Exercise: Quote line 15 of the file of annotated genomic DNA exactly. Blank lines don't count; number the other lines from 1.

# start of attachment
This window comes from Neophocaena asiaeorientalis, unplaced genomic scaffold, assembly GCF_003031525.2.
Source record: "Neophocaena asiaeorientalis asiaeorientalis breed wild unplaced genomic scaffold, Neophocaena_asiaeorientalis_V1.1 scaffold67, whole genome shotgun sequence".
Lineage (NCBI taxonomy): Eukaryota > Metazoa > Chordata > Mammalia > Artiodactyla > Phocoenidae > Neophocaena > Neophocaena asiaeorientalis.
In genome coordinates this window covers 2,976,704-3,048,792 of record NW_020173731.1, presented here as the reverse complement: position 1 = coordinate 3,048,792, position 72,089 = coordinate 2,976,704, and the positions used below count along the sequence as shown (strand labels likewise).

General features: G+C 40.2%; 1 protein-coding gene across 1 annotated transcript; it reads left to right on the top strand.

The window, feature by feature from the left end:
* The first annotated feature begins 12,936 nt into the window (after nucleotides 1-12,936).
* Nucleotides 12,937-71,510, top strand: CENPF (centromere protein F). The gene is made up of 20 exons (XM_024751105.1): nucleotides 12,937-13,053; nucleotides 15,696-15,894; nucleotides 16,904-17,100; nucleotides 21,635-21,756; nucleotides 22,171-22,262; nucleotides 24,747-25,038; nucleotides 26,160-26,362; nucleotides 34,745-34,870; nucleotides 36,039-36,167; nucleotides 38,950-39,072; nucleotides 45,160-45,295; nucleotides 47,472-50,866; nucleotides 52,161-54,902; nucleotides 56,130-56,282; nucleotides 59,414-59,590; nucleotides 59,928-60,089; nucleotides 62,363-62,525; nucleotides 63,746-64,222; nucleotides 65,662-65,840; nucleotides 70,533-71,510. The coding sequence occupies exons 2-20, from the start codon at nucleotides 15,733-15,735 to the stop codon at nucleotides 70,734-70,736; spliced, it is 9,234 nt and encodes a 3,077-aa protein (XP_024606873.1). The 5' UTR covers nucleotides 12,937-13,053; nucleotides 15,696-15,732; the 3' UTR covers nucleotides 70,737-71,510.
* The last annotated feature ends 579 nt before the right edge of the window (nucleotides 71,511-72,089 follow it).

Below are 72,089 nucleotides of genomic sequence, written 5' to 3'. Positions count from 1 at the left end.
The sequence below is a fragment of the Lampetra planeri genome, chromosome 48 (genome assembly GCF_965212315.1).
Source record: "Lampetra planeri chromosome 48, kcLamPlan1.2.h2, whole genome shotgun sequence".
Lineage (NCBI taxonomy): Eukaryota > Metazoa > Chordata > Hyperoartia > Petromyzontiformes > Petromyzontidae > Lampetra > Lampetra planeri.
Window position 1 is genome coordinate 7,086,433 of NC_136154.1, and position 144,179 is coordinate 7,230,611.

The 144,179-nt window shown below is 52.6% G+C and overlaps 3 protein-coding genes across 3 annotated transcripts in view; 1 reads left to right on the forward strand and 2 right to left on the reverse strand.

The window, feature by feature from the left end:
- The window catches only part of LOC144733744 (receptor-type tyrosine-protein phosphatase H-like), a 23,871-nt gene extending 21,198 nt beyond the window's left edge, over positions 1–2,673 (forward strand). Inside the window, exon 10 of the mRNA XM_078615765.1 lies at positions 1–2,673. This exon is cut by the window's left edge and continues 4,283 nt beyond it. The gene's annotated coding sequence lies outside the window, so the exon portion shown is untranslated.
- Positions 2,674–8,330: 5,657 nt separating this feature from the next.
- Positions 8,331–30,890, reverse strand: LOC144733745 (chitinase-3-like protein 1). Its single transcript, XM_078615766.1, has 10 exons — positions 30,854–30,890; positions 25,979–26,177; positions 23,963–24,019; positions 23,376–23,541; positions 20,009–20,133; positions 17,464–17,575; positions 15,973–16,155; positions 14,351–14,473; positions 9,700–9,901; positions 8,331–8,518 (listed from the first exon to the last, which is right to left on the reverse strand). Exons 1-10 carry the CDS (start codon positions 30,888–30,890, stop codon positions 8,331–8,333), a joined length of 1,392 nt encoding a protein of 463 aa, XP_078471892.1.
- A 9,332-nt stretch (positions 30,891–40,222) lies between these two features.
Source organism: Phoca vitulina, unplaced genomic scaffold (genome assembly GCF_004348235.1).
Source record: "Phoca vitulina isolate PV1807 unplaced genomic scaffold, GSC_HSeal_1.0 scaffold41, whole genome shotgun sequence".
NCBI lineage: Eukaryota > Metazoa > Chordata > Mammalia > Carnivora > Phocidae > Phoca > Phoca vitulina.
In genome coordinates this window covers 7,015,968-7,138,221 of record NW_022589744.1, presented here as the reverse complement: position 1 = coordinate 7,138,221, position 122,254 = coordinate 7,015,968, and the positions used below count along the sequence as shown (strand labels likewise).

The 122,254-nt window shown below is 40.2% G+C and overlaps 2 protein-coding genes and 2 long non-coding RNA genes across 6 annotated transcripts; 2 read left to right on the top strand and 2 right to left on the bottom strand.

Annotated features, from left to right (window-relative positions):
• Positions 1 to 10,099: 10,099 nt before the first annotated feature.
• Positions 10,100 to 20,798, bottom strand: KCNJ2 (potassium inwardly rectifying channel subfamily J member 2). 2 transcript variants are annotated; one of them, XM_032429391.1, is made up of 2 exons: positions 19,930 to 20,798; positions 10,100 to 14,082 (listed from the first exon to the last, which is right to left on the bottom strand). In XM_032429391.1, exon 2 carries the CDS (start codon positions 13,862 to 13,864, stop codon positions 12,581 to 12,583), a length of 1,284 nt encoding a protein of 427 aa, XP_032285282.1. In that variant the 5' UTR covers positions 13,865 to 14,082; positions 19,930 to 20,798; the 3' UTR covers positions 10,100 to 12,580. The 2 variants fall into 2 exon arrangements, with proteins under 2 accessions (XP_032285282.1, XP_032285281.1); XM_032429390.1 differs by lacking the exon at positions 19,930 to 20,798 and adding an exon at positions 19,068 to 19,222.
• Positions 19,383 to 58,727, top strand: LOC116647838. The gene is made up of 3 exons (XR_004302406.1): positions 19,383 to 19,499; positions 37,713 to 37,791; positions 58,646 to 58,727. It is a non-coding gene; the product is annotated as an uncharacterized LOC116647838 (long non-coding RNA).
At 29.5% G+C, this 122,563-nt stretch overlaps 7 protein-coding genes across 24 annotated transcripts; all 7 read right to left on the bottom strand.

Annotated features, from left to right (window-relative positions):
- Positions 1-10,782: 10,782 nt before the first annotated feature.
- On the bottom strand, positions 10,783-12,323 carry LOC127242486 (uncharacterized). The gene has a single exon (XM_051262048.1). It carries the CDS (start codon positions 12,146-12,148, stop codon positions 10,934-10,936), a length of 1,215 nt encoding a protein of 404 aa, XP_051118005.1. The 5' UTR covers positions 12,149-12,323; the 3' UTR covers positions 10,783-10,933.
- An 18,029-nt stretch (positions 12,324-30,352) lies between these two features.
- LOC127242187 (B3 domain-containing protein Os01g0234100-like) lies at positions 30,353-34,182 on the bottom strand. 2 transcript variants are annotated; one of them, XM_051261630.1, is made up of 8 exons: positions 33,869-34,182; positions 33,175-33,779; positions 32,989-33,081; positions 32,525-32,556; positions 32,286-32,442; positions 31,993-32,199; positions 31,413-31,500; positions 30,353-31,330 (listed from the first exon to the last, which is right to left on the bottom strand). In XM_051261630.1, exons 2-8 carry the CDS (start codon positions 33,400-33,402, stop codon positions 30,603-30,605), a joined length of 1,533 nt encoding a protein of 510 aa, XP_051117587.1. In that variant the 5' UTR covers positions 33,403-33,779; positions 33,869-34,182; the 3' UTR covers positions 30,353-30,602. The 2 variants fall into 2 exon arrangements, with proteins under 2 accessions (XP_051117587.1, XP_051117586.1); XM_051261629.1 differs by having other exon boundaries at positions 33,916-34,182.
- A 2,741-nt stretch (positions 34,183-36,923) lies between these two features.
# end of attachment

The 144,179-nt window shown below is 52.6% G+C and overlaps 3 protein-coding genes across 3 annotated transcripts in view; 1 reads left to right on the forward strand and 2 right to left on the reverse strand.